Growing Tunnels October 2012
 
Dig dig dig ... the site for our first growing tunnel
We planned four growing tunnels, each 4 x 6 meters.

They were on sloping ground so we needed to build up about 400mm to get them level. I will use 25mm pvc electrical conduit to make the hoop to support the plastic and shade cloth. But first we had to dig out all the grass and put in some small foundations with the support pipes for the conduit. Thankfully the ground was soft due to recent rains.


  Beekeeping Course

Our lecture was on splitting and uniting swarms and we learned all about how to use the smoker properly.

In the practical session we fitted floors and lids to our brood chambers. We then headed out to a local farm where Peter kept some of his hives in some old derelict farm buildings. We were shown how to identify drone and queen cells and we split a few swarms into two hives by moving queen cells from one hive to another.

 


  Sorry, Little Black Wattle

The building site for our garage and workshop block still had trees on it! One was an old dead black wattle but one was quite a large live one. We don't like cutting down the trees, but sometimes we just have to.

From our practice in clearing the new road where quite a few larger trees had to be taken down, we were getting quite good at cutting the trunk so that the tree would fall almost exactly where we would want it to fall. We found a very important factor was the wind direction - even the slightest breeze can help, and trying to get the tree to fall accurately against the wind was almost impossible.

So out with the chain saw and with the wind in the right direction we prepared for the felling. The chainsaw made quick work of the tree and we had it down and all the branches stripped off and carried away in about an hour.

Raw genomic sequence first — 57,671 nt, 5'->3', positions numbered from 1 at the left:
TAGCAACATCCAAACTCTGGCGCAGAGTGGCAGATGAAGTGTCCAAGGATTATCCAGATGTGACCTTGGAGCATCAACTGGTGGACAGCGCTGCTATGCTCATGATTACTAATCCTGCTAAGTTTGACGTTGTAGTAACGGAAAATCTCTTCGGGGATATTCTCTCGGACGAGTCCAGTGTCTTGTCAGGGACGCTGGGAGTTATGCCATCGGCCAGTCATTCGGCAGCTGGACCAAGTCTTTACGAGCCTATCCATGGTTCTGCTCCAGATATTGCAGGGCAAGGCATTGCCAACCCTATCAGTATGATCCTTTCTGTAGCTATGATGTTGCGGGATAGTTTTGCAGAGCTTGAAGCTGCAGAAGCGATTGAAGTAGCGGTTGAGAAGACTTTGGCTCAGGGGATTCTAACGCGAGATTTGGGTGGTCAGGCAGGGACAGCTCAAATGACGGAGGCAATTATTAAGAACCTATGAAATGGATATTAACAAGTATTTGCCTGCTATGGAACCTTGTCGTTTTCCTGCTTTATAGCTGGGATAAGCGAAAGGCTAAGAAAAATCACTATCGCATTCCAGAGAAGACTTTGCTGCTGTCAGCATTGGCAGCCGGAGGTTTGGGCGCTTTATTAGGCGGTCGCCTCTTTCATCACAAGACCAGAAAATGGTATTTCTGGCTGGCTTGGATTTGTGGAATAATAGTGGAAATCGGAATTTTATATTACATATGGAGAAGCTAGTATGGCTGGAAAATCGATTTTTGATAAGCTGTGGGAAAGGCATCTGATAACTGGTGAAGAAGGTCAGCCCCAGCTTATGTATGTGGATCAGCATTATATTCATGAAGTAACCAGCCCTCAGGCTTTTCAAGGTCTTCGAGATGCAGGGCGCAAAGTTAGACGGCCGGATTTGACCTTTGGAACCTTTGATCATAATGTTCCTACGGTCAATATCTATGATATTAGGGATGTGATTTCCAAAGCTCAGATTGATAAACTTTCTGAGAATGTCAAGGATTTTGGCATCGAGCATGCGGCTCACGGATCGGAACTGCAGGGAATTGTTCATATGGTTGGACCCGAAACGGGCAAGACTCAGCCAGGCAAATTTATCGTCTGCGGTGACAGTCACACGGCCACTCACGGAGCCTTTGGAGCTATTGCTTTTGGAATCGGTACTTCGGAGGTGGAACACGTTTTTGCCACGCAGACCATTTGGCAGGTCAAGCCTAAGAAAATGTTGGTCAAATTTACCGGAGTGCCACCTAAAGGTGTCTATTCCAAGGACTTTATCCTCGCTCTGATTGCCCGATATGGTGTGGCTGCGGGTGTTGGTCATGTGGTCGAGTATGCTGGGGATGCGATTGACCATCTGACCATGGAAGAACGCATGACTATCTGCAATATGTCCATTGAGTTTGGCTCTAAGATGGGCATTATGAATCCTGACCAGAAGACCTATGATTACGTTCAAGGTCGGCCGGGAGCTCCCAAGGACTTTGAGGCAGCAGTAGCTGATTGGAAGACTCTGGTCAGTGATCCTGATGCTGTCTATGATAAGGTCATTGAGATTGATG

We then carried out our standard procedure of digging around the stump, chopping away the surface roots and ripping the stump out with our big chain attached to the tractor.

 


  Second Compost Heap


  By now we had a bit of a backlog of garden refuse bags from home which we put into our compost heap, with some cow dung we collected from around the area between the layers. Yep, order of the day was to head out into the hills with a spade and wheelbarrow and collect it.

This almost filled our first compost heap. So we started building another one next to it.


  New Road Garden

The new road garden was looking good. With the recent rains the seedlings were all shooting and we even had some flowers. But they should have been doing better - seedlings planted at home at the same time were much bigger.

And some of the small shrubs we had planted were still alive and flowering but were actually getting noticably smaller!

We gave it some thought and were sure it was the "compost" we used from under the lapa black wattle tree.

 

  There is obviously a reason why nothing grows under those trees! They must drop some growth inhibiting chemical in their leaves or maybe make the soil too acidic like some conifers. More research will be necessary but we were going to persevere with the new road garden and try and recondition the soil by adding good compost and organic fertilizer without replacing all the soil.